NASA landed on the Moon 50 years ago on July 20, 1969, just eight years after Project Apollo started. The monumental achievement saw the first two men, Neil Armstrong and Edwin “Buzz” Aldrin, walk on the surface of the Moon. More than 600 million people watched the Moon landing live, from Commander Armstrong’s “one small step” to the planting of the US flag. But after half-a-century of being of exposed to the vacuum and radiation of space, what has happened to the lonely US flag on the Moon?
Between Apollo 11 in 1969 and the last lunar landing of Apollo 17 in 1972, NASA astronauts planted a total of six flags on the Moon.
The goal was simple – plant an American flag on the Moon in a symbolic gesture to the US taxpayer and the people who made the lunar landings possible.
Each flag was specially designed and constructed to stay upright in the alien conditions of the Moon.
NASA said: “They designed a flagpole with a horizontal bar allowing the flag to ‘fly’ without the benefit of wind to overcome the effects of the moon’s lack of an atmosphere.”
However, satellite snapshots taken by NASA’s Lunar Reconnaissance Orbiter (LRO) show many of the US flags have not survived the last 50 years.
And the Apollo 11 flag may have been the very first to collapse, according to Buzz Aldrin.
The Lunar Module (LM) pilot told NASA after returning to Earth on July 24, 1969, he thought he saw it topple when the LM took off back to Earth.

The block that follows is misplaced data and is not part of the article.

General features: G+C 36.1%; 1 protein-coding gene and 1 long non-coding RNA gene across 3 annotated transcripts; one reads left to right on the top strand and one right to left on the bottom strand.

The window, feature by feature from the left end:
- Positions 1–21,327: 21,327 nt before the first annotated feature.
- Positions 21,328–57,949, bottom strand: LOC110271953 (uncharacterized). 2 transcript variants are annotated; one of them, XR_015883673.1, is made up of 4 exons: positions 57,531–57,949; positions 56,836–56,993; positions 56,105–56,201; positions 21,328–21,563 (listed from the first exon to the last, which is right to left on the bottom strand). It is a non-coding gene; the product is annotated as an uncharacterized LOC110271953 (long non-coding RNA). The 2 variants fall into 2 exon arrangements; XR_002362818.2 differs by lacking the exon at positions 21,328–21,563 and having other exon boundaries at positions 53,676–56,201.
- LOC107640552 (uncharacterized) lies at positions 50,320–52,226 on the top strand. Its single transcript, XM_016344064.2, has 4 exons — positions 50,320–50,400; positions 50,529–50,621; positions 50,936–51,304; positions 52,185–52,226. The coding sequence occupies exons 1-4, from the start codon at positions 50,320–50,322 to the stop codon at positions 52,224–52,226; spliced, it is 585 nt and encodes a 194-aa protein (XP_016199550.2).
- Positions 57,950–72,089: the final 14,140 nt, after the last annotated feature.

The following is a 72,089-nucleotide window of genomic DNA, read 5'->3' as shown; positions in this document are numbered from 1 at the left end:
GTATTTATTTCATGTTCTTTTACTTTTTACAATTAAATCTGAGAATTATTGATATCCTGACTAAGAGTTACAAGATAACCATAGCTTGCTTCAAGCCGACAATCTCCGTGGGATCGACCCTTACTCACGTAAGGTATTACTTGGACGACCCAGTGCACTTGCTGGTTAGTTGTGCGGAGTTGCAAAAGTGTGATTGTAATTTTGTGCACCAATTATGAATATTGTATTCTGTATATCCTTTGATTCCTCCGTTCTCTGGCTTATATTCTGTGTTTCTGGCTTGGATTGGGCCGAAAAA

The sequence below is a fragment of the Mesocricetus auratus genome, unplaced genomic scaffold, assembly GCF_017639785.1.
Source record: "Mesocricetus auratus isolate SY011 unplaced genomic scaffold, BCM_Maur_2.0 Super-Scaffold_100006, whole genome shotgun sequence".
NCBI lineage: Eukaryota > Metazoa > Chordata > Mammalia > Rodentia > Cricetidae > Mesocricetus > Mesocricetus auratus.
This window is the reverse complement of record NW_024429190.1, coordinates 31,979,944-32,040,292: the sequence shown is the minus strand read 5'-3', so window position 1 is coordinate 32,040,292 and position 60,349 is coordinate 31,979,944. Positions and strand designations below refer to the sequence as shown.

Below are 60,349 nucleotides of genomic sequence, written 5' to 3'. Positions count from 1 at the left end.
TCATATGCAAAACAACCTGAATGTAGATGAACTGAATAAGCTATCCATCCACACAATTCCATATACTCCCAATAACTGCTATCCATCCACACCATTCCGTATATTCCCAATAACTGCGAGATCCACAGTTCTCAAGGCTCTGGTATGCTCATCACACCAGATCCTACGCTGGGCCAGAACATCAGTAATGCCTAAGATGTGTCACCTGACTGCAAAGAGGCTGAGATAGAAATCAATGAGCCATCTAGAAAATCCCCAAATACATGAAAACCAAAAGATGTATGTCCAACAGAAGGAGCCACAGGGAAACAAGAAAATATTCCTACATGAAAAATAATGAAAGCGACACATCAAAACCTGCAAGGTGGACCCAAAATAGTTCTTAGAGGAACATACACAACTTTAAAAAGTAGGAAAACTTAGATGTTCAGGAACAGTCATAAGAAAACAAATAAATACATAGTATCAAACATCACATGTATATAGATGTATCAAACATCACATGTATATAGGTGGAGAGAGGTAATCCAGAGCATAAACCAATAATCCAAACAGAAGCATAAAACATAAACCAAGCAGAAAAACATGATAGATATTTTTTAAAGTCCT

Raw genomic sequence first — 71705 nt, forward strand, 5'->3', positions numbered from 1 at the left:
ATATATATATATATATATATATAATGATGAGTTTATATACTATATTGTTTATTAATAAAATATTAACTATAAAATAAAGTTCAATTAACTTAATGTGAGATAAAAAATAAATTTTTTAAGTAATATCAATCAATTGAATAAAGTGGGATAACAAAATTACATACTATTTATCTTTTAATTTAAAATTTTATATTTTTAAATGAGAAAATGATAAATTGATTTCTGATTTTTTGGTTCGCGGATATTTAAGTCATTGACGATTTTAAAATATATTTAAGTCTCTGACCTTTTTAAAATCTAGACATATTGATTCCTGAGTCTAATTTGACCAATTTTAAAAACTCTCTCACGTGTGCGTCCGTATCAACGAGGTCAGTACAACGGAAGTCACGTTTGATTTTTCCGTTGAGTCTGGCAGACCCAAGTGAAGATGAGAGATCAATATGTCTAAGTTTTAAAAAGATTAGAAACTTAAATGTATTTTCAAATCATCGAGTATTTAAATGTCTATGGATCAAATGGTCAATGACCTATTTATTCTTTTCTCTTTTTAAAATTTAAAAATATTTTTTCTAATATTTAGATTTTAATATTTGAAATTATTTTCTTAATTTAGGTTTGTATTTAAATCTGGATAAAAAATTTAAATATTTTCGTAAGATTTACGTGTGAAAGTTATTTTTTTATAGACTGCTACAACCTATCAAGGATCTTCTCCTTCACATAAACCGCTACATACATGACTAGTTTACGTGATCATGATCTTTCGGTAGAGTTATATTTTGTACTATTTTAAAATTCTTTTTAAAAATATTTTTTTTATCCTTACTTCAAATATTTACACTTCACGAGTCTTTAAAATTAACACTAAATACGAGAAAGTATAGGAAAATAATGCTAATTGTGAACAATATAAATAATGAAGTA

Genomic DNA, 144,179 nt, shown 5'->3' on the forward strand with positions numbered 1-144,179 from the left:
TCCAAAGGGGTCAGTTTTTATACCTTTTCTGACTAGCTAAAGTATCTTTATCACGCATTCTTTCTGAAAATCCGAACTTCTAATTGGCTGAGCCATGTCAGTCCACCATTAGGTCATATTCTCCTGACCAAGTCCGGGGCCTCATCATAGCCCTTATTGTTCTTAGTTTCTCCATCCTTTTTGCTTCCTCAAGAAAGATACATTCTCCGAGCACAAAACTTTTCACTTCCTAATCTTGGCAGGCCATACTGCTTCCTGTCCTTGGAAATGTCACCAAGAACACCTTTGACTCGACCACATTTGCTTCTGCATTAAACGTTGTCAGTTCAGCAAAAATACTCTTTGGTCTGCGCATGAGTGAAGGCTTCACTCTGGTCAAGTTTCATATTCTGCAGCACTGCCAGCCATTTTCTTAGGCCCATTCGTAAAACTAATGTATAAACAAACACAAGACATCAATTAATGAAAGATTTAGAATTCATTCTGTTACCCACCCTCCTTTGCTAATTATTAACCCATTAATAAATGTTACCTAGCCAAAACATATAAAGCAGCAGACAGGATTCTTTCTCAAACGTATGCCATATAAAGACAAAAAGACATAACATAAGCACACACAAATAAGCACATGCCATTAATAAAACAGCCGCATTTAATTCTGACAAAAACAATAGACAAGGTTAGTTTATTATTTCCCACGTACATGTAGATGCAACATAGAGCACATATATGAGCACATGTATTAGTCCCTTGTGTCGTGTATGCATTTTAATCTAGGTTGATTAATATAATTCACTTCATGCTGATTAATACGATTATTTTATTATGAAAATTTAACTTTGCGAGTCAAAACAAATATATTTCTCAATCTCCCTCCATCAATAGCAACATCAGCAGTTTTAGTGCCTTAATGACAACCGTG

NASA said: “The film taken from inside the LM as the astronauts lifted off from the Moon begins after the LM is already airborne and the flag cannot be seen, but Aldrin claims he caught a glimpse of the flag getting knocked over during liftoff.
“On the later landings, astronauts planted the flags farther from the LM.”
But what about the other NASA flags? LRO images show the Apollo 12, Apollo 16 and Apollo 17 flags are still standing on the Moon.
The US space agency is uncertain about the fate of the Apollo 14 and Apollo 15 banners.
There is a strong likelihood the Apollo 14 flag “took quite a beating from the LM engine exhaust during liftoff”.
Another thing to consider is the effects of hard cosmic radiation on the flag’s fabric.
On Earth, we are all shielded from the effects of space radiation by the Earth’s atmosphere and natural magnetic fields.
The Moon, unfortunately, does not have the same level of protection, meaning they have likely been destroyed, bleached or damaged.
NASA’s James Fincannon speculated in 2012: “Intuitively, experts mostly think it highly unlikely the Apollo flags could have endured the 42 years of exposure to vacuum, about 500 temperature swings from 242F during the day to -280F during the night, micrometeorites, radiation and ultraviolet light, some thinking the flags have all but disintegrated under such an assault of the environment.”